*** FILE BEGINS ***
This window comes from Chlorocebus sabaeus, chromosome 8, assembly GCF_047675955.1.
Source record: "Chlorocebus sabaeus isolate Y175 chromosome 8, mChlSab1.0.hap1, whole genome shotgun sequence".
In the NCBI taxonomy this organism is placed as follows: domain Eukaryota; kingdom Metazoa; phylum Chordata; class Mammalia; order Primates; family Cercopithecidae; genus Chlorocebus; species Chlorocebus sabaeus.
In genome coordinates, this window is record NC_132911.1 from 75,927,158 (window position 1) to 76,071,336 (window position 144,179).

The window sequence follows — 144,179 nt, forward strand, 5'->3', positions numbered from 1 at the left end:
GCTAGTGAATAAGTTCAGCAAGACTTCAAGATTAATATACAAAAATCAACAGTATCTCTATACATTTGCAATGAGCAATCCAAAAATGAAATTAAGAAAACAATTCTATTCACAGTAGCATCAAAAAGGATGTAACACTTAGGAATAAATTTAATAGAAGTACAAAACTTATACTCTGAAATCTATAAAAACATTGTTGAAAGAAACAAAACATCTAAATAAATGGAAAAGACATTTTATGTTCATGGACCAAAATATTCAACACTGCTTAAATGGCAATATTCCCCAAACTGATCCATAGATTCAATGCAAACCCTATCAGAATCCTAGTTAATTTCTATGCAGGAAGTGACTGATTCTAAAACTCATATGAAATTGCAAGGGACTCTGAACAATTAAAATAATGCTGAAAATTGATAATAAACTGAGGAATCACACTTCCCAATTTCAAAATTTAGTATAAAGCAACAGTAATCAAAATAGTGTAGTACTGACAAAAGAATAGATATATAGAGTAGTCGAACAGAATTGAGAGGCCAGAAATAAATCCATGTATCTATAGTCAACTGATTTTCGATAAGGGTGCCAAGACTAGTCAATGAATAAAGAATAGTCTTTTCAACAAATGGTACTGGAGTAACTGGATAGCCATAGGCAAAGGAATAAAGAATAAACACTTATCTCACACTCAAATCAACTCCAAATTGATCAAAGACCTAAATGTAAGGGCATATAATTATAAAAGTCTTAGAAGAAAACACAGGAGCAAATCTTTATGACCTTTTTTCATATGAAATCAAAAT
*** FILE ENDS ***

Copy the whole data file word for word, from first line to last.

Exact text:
This window comes from Chlorocebus sabaeus, chromosome 8, assembly GCF_047675955.1.
Source record: "Chlorocebus sabaeus isolate Y175 chromosome 8, mChlSab1.0.hap1, whole genome shotgun sequence".
In the NCBI taxonomy this organism is placed as follows: domain Eukaryota; kingdom Metazoa; phylum Chordata; class Mammalia; order Primates; family Cercopithecidae; genus Chlorocebus; species Chlorocebus sabaeus.
In genome coordinates, this window is record NC_132911.1 from 75,927,158 (window position 1) to 76,071,336 (window position 144,179).

The window sequence follows — 144,179 nt, forward strand, 5'->3', positions numbered from 1 at the left end:
GCTAGTGAATAAGTTCAGCAAGACTTCAAGATTAATATACAAAAATCAACAGTATCTCTATACATTTGCAATGAGCAATCCAAAAATGAAATTAAGAAAACAATTCTATTCACAGTAGCATCAAAAAGGATGTAACACTTAGGAATAAATTTAATAGAAGTACAAAACTTATACTCTGAAATCTATAAAAACATTGTTGAAAGAAACAAAACATCTAAATAAATGGAAAAGACATTTTATGTTCATGGACCAAAATATTCAACACTGCTTAAATGGCAATATTCCCCAAACTGATCCATAGATTCAATGCAAACCCTATCAGAATCCTAGTTAATTTCTATGCAGGAAGTGACTGATTCTAAAACTCATATGAAATTGCAAGGGACTCTGAACAATTAAAATAATGCTGAAAATTGATAATAAACTGAGGAATCACACTTCCCAATTTCAAAATTTAGTATAAAGCAACAGTAATCAAAATAGTGTAGTACTGACAAAAGAATAGATATATAGAGTAGTCGAACAGAATTGAGAGGCCAGAAATAAATCCATGTATCTATAGTCAACTGATTTTCGATAAGGGTGCCAAGACTAGTCAATGAATAAAGAATAGTCTTTTCAACAAATGGTACTGGAGTAACTGGATAGCCATAGGCAAAGGAATAAAGAATAAACACTTATCTCACACTCAAATCAACTCCAAATTGATCAAAGACCTAAATGTAAGGGCATATAATTATAAAAGTCTTAGAAGAAAACACAGGAGCAAATCTTTATGACCTTTTTTCATATGAAATCAAAAT